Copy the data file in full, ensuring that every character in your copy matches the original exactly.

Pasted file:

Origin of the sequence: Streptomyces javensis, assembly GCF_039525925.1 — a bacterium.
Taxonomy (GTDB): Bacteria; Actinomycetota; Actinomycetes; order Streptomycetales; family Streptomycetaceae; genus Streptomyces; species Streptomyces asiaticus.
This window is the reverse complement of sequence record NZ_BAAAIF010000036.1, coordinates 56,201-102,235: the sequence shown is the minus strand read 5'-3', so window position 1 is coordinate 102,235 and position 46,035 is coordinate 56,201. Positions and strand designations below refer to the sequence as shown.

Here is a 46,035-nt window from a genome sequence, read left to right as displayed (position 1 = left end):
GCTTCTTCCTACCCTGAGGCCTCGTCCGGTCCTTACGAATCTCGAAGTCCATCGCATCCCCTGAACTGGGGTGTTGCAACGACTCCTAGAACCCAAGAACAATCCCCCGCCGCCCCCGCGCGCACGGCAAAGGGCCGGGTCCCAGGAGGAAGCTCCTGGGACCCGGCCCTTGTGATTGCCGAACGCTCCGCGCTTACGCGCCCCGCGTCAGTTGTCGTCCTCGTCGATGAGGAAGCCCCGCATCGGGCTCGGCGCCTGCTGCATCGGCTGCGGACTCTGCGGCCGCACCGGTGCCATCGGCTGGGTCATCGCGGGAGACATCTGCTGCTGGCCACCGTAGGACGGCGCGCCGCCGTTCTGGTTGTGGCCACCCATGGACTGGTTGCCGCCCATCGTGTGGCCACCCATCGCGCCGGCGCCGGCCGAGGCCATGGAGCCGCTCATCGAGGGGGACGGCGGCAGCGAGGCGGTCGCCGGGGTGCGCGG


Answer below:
Origin of the sequence: Streptomyces javensis, assembly GCF_039525925.1 — a bacterium.
Taxonomy (GTDB): Bacteria; Actinomycetota; Actinomycetes; order Streptomycetales; family Streptomycetaceae; genus Streptomyces; species Streptomyces asiaticus.
This window is the reverse complement of sequence record NZ_BAAAIF010000036.1, coordinates 56,201-102,235: the sequence shown is the minus strand read 5'-3', so window position 1 is coordinate 102,235 and position 46,035 is coordinate 56,201. Positions and strand designations below refer to the sequence as shown.

Here is a 46,035-nt window from a genome sequence, read left to right as displayed (position 1 = left end):
GCTTCTTCCTACCCTGAGGCCTCGTCCGGTCCTTACGAATCTCGAAGTCCATCGCATCCCCTGAACTGGGGTGTTGCAACGACTCCTAGAACCCAAGAACAATCCCCCGCCGCCCCCGCGCGCACGGCAAAGGGCCGGGTCCCAGGAGGAAGCTCCTGGGACCCGGCCCTTGTGATTGCCGAACGCTCCGCGCTTACGCGCCCCGCGTCAGTTGTCGTCCTCGTCGATGAGGAAGCCCCGCATCGGGCTCGGCGCCTGCTGCATCGGCTGCGGACTCTGCGGCCGCACCGGTGCCATCGGCTGGGTCATCGCGGGAGACATCTGCTGCTGGCCACCGTAGGACGGCGCGCCGCCGTTCTGGTTGTGGCCACCCATGGACTGGTTGCCGCCCATCGTGTGGCCACCCATCGCGCCGGCGCCGGCCGAGGCCATGGAGCCGCTCATCGAGGGGGACGGCGGCAGCGAGGCGGTCGCCGGGGTGCGCGG